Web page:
February 13, 2019

American Heart Health Month

The month of February is known to be the month of love, so why not give a little to your heart? Since 1963, February has been declared as American Heart Month as a way to remind individuals and communities to become proactive in preventing this disease. To this day, heart disease remains the number one cause of death among American men and women. This February make it a priority to learn and raise awareness about the risks of heart disease and the steps you can take to prevent it from setting in.

Know the risks

While there are some risks of heart disease that are out of our control such as family history, race, and age, there are many that are preventable. These preventable risks include:

Unhealthy diet

Physical inactivity



Heavy alcohol consumption

By being aware of the following risk factors, one can begin to make small lifestyle changes and reduce their risk of heart disease. Following a heart healthy diet can combat some of these risk factors. This diet is balanced, rich in fiber, lean proteins, fruits and vegetables, and low in sodium sugar, and saturated fats.


According to the American Heart Association, high blood pressure is one of the major contributors towards heart attack and stroke. It is often referred to as the “silent killer” as its symptoms are not always noticed. A low sodium diet is key to managing hypertension. The American Heart Association recommends consumption of no more than 2,300mg of sodium per day to prevent hypertension and no more than 1,500 mg to those who have hypertension. The saltshaker is not the only contributor to a high sodium diet. Many foods are naturally high in sodium. These include processed and pre-packaged foods such as deli meats and frozen dinners, canned soup, snack foods such as popcorn and chips, and pre-made seasoning packets and sauces. Limiting these foods from your diet can reduce the risk of hypertension. Smarter choices to achieve low sodium intake include purchasing low-sodium broth and sauces to cook with, preparing meals in bulk and freezing, and using Mrs Dash or a mixture of your favorite dried herbs to cook and season foods.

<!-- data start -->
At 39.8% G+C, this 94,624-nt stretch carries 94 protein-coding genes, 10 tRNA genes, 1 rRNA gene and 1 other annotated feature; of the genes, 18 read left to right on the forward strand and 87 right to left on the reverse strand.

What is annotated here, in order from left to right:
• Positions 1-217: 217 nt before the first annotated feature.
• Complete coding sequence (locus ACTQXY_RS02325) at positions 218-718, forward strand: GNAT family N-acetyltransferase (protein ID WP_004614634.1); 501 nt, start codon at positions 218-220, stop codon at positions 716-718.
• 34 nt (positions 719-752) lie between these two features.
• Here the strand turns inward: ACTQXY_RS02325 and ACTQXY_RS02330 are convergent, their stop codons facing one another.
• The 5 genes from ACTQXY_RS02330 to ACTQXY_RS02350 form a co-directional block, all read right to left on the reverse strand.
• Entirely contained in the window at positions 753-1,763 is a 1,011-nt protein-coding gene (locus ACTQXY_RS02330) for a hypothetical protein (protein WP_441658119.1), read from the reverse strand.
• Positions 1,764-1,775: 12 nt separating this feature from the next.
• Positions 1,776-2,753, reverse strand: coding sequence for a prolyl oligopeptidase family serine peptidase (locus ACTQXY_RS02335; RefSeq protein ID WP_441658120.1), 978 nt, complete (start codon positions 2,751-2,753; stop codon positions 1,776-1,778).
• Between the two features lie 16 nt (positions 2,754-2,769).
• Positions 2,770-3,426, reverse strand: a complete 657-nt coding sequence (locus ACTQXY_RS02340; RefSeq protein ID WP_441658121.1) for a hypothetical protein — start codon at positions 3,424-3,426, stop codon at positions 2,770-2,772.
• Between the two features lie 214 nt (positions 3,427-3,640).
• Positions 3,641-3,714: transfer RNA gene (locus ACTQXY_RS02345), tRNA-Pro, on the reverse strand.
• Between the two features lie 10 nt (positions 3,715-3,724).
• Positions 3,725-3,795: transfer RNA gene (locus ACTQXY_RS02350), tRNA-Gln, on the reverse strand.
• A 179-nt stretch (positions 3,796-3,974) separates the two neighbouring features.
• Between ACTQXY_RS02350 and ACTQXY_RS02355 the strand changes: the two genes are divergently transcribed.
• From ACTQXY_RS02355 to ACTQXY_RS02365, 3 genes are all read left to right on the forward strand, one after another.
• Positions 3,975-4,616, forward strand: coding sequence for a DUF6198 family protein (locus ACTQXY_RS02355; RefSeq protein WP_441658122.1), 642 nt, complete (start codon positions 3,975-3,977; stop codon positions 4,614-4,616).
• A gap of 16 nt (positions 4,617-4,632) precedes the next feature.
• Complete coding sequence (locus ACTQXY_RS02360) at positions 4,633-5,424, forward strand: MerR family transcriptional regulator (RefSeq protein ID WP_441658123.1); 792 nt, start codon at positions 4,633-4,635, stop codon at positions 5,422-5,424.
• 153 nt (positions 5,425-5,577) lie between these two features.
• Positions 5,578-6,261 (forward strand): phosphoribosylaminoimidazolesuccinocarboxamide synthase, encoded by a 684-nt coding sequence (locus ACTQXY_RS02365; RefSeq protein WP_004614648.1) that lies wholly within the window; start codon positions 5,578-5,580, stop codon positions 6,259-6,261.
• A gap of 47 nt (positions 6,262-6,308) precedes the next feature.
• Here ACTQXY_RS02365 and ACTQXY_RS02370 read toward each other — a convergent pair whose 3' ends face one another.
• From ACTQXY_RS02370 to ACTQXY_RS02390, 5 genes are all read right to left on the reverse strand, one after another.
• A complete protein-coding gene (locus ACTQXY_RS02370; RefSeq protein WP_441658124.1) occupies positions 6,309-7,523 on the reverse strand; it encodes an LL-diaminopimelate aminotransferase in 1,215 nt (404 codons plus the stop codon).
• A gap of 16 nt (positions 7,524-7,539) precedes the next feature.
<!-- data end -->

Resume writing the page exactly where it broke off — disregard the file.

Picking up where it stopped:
The word fiber is easily associated with gut health, but it also plays an important role in lowering cholesterol levels and supporting a healthy heart. Dietary fiber is a type of carbohydrate that passes through our digestive tract undigested. It comes in two forms: Soluble fiber dissolves in water creating a gel-like consistency as is passes moves through the body. It also connects to cholesterol inside the digestive system and removes it from the body. Sources of soluble fiber include oat bran, barley, nuts, beans, lentils, peas, apples, and blueberries. Insoluble fiber does not dissolve it water, provides bulk to stools, and promotes gut regularity. Sources include whole wheat bread, brown rice, and vegetables. The American Heart association recommends aiming for a daily fiber intake between 25-30 grams from all sources of fiber.


Fat is an essential part of the American diet and is needed a source of energy and helps to support many basic bodily functions such as cell growth and regulating body temperature. When it comes to heart health in is important to understand which sources of fats to eat more of and which ones to eat in moderation. Two forms of fat include:

Unsaturated Fats help to lower LDL (bad cholesterol) levels. Unsaturated fats are in fish, avocados, olives, nuts, seeds, and vegetable oil.

Saturated Fats may raise LDL cholesterol levels. The American Heart Association recommends that consumption of these fats should be no more than 6% of total calories. If you consume 2,000 calories per day this equates to about 13 grams of fat. Saturated fats are solid a room temperature and are primarily found in animal products such as beef, lamb, pork, butter, cream, cheese, and whole milk.

Roasted Ranch Chickpeas

This recipe is heart healthy as it is rich in fiber, low in sodium, and packed with flavor!


15oz can of chickpeas

2 tbsp olive oil

Mixture of the following dried herbs: ½ tsp thyme, ½ tsp parsley, ½ onion powder, ½ tsp garlic powder, ½ tsp pepper, and 1 tsp dill


Pre-heat oven to 400°

Drain and rinse the chickpeas. Blot dry with a paper towel. Combine oil and seasoning mixture.

Spread chickpeas over baking sheet and roast in oven for 30 minutes